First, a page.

David L. Boren, president since 1994 of the University of Oklahoma, announced on Wednesday that he planned to retire on June 30, 2018, unless his successor had not been named by that date.
Mr. Boren, a centrist Democrat, has engaged in public service for more than 50 years, including terms in the Oklahoma Legislature, as governor of Oklahoma, and as a U.S. senator from his home state before he became the university’s president.
His years as president were noted for the creation of 30 academic programs, the raising of more than $3 billion in private donations, the expansion of student scholarships and endowed faculty chairs, and improvements in a range of gauges of student quality and success. Mr. Boren also taught an undergraduate course in political science, which he will continue to teach after he retires.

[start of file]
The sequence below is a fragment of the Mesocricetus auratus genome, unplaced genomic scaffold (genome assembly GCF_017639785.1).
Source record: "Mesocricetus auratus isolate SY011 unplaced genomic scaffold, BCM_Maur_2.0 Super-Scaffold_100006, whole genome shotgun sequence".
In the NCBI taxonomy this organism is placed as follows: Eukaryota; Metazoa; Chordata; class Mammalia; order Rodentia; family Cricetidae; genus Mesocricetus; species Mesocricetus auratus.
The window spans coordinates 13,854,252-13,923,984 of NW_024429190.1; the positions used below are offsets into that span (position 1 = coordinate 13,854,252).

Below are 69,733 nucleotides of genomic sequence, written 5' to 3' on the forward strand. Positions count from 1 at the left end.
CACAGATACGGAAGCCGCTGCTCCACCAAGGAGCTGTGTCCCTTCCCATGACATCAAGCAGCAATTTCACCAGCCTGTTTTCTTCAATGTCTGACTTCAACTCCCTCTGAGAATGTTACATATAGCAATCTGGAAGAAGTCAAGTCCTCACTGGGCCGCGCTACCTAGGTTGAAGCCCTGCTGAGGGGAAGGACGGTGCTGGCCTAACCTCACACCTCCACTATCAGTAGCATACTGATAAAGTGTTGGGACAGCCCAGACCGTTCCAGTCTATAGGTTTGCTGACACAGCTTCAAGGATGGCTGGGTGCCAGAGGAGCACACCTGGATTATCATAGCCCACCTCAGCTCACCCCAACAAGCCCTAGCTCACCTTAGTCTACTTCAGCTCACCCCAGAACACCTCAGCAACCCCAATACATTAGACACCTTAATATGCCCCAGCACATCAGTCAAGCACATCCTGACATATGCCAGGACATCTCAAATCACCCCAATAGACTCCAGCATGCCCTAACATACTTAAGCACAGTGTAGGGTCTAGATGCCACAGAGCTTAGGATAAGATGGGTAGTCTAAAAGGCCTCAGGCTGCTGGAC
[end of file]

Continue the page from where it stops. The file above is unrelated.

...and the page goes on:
Perhaps the most notable event during his presidency, however, was his response to an ugly incident in 2015, when members of the university’s Sigma Alpha Epsilon chapter were recorded singing a racially offensive anthem. Citing the university’s code of student conduct, Mr. Boren assailed the fraternity’s activity, expelled two participants in the song, and shut down the chapter. Critics of his response said the First Amendment barred a public university from taking such steps in response to an exercise of free speech.
A year later he took a similar approach to a student who had sent racist text messages to students at the University of Pennsylvania in the aftermath of the 2016 election.Return to Top